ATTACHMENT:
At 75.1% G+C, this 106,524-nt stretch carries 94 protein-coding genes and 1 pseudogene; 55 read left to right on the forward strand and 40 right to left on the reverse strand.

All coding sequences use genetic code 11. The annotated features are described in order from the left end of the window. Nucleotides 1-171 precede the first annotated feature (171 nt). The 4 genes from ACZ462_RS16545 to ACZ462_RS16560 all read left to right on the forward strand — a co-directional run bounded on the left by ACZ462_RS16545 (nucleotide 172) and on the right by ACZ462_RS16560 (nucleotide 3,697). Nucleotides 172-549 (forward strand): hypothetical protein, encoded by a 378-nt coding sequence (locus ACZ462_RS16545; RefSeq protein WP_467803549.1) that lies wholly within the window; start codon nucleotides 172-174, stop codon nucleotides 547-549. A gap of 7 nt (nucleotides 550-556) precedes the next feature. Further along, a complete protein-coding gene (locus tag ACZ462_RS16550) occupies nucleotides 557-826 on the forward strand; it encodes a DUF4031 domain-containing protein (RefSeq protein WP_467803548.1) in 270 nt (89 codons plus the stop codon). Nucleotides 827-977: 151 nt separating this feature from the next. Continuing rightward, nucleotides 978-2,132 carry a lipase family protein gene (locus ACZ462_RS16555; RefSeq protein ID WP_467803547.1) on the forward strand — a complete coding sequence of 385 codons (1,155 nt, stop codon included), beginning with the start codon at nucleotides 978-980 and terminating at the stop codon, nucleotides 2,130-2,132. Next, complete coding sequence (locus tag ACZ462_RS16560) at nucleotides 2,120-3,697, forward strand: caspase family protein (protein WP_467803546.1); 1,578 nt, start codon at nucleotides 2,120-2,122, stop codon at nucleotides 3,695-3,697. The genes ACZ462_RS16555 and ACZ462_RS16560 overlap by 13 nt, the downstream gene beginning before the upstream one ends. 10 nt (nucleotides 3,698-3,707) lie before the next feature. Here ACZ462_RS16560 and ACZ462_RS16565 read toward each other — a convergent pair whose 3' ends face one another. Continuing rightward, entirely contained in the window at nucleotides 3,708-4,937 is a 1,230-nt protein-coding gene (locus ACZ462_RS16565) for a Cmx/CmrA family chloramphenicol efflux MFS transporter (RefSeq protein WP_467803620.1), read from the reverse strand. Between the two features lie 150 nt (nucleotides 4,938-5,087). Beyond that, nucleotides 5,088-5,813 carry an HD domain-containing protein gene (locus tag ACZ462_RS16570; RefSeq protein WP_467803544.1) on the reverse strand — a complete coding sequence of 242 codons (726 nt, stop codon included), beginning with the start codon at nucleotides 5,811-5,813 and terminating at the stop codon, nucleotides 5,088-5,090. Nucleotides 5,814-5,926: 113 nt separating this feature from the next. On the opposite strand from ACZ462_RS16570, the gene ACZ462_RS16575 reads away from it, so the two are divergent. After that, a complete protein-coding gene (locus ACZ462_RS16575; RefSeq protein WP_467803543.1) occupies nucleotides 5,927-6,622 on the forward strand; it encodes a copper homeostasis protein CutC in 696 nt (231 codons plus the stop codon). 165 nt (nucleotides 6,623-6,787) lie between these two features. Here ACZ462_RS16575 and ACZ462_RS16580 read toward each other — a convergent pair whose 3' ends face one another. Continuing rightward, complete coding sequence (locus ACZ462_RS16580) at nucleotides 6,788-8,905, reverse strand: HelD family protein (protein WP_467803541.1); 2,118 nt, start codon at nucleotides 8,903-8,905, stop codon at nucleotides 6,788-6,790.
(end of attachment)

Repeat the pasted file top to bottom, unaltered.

At 75.1% G+C, this 106,524-nt stretch carries 94 protein-coding genes and 1 pseudogene; 55 read left to right on the forward strand and 40 right to left on the reverse strand.

All coding sequences use genetic code 11. The annotated features are described in order from the left end of the window. Nucleotides 1-171 precede the first annotated feature (171 nt). The 4 genes from ACZ462_RS16545 to ACZ462_RS16560 all read left to right on the forward strand — a co-directional run bounded on the left by ACZ462_RS16545 (nucleotide 172) and on the right by ACZ462_RS16560 (nucleotide 3,697). Nucleotides 172-549 (forward strand): hypothetical protein, encoded by a 378-nt coding sequence (locus ACZ462_RS16545; RefSeq protein WP_467803549.1) that lies wholly within the window; start codon nucleotides 172-174, stop codon nucleotides 547-549. A gap of 7 nt (nucleotides 550-556) precedes the next feature. Further along, a complete protein-coding gene (locus tag ACZ462_RS16550) occupies nucleotides 557-826 on the forward strand; it encodes a DUF4031 domain-containing protein (RefSeq protein WP_467803548.1) in 270 nt (89 codons plus the stop codon). Nucleotides 827-977: 151 nt separating this feature from the next. Continuing rightward, nucleotides 978-2,132 carry a lipase family protein gene (locus ACZ462_RS16555; RefSeq protein ID WP_467803547.1) on the forward strand — a complete coding sequence of 385 codons (1,155 nt, stop codon included), beginning with the start codon at nucleotides 978-980 and terminating at the stop codon, nucleotides 2,130-2,132. Next, complete coding sequence (locus tag ACZ462_RS16560) at nucleotides 2,120-3,697, forward strand: caspase family protein (protein WP_467803546.1); 1,578 nt, start codon at nucleotides 2,120-2,122, stop codon at nucleotides 3,695-3,697. The genes ACZ462_RS16555 and ACZ462_RS16560 overlap by 13 nt, the downstream gene beginning before the upstream one ends. 10 nt (nucleotides 3,698-3,707) lie before the next feature. Here ACZ462_RS16560 and ACZ462_RS16565 read toward each other — a convergent pair whose 3' ends face one another. Continuing rightward, entirely contained in the window at nucleotides 3,708-4,937 is a 1,230-nt protein-coding gene (locus ACZ462_RS16565) for a Cmx/CmrA family chloramphenicol efflux MFS transporter (RefSeq protein WP_467803620.1), read from the reverse strand. Between the two features lie 150 nt (nucleotides 4,938-5,087). Beyond that, nucleotides 5,088-5,813 carry an HD domain-containing protein gene (locus tag ACZ462_RS16570; RefSeq protein WP_467803544.1) on the reverse strand — a complete coding sequence of 242 codons (726 nt, stop codon included), beginning with the start codon at nucleotides 5,811-5,813 and terminating at the stop codon, nucleotides 5,088-5,090. Nucleotides 5,814-5,926: 113 nt separating this feature from the next. On the opposite strand from ACZ462_RS16570, the gene ACZ462_RS16575 reads away from it, so the two are divergent. After that, a complete protein-coding gene (locus ACZ462_RS16575; RefSeq protein WP_467803543.1) occupies nucleotides 5,927-6,622 on the forward strand; it encodes a copper homeostasis protein CutC in 696 nt (231 codons plus the stop codon). 165 nt (nucleotides 6,623-6,787) lie between these two features. Here ACZ462_RS16575 and ACZ462_RS16580 read toward each other — a convergent pair whose 3' ends face one another. Continuing rightward, complete coding sequence (locus ACZ462_RS16580) at nucleotides 6,788-8,905, reverse strand: HelD family protein (protein WP_467803541.1); 2,118 nt, start codon at nucleotides 8,903-8,905, stop codon at nucleotides 6,788-6,790.